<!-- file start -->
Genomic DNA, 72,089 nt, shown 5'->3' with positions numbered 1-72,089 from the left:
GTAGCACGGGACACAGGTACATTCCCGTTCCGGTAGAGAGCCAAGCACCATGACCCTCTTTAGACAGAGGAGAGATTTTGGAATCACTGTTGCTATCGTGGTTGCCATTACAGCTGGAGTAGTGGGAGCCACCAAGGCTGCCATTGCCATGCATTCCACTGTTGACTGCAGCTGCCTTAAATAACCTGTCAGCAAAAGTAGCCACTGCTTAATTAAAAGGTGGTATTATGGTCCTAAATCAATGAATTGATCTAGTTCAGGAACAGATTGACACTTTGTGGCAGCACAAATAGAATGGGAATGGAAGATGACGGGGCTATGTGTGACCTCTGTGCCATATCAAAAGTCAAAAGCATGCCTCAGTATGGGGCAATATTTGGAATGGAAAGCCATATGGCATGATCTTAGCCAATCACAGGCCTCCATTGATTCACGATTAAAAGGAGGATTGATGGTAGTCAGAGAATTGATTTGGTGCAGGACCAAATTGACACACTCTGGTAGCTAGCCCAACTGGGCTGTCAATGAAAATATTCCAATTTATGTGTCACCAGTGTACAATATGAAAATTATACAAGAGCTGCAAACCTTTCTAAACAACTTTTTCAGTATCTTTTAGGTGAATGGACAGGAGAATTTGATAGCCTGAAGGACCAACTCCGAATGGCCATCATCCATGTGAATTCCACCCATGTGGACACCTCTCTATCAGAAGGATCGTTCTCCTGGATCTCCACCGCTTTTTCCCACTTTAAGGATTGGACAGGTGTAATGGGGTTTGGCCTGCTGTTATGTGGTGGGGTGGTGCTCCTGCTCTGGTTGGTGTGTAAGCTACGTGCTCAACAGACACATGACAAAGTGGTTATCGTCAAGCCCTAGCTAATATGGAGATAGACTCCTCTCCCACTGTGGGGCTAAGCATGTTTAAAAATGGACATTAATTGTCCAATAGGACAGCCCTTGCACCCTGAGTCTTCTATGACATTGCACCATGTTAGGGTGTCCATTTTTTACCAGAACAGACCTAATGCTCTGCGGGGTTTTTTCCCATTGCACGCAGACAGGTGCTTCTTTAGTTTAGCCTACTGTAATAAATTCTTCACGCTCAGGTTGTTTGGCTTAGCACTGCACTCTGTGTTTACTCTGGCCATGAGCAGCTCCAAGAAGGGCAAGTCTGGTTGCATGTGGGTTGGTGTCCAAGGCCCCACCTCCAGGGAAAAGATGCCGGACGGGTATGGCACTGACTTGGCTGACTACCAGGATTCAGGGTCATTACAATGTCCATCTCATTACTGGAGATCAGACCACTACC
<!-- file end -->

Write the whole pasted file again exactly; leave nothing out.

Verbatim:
Genomic DNA, 72,089 nt, shown 5'->3' with positions numbered 1-72,089 from the left:
GTAGCACGGGACACAGGTACATTCCCGTTCCGGTAGAGAGCCAAGCACCATGACCCTCTTTAGACAGAGGAGAGATTTTGGAATCACTGTTGCTATCGTGGTTGCCATTACAGCTGGAGTAGTGGGAGCCACCAAGGCTGCCATTGCCATGCATTCCACTGTTGACTGCAGCTGCCTTAAATAACCTGTCAGCAAAAGTAGCCACTGCTTAATTAAAAGGTGGTATTATGGTCCTAAATCAATGAATTGATCTAGTTCAGGAACAGATTGACACTTTGTGGCAGCACAAATAGAATGGGAATGGAAGATGACGGGGCTATGTGTGACCTCTGTGCCATATCAAAAGTCAAAAGCATGCCTCAGTATGGGGCAATATTTGGAATGGAAAGCCATATGGCATGATCTTAGCCAATCACAGGCCTCCATTGATTCACGATTAAAAGGAGGATTGATGGTAGTCAGAGAATTGATTTGGTGCAGGACCAAATTGACACACTCTGGTAGCTAGCCCAACTGGGCTGTCAATGAAAATATTCCAATTTATGTGTCACCAGTGTACAATATGAAAATTATACAAGAGCTGCAAACCTTTCTAAACAACTTTTTCAGTATCTTTTAGGTGAATGGACAGGAGAATTTGATAGCCTGAAGGACCAACTCCGAATGGCCATCATCCATGTGAATTCCACCCATGTGGACACCTCTCTATCAGAAGGATCGTTCTCCTGGATCTCCACCGCTTTTTCCCACTTTAAGGATTGGACAGGTGTAATGGGGTTTGGCCTGCTGTTATGTGGTGGGGTGGTGCTCCTGCTCTGGTTGGTGTGTAAGCTACGTGCTCAACAGACACATGACAAAGTGGTTATCGTCAAGCCCTAGCTAATATGGAGATAGACTCCTCTCCCACTGTGGGGCTAAGCATGTTTAAAAATGGACATTAATTGTCCAATAGGACAGCCCTTGCACCCTGAGTCTTCTATGACATTGCACCATGTTAGGGTGTCCATTTTTTACCAGAACAGACCTAATGCTCTGCGGGGTTTTTTCCCATTGCACGCAGACAGGTGCTTCTTTAGTTTAGCCTACTGTAATAAATTCTTCACGCTCAGGTTGTTTGGCTTAGCACTGCACTCTGTGTTTACTCTGGCCATGAGCAGCTCCAAGAAGGGCAAGTCTGGTTGCATGTGGGTTGGTGTCCAAGGCCCCACCTCCAGGGAAAAGATGCCGGACGGGTATGGCACTGACTTGGCTGACTACCAGGATTCAGGGTCATTACAATGTCCATCTCATTACTGGAGATCAGACCACTACC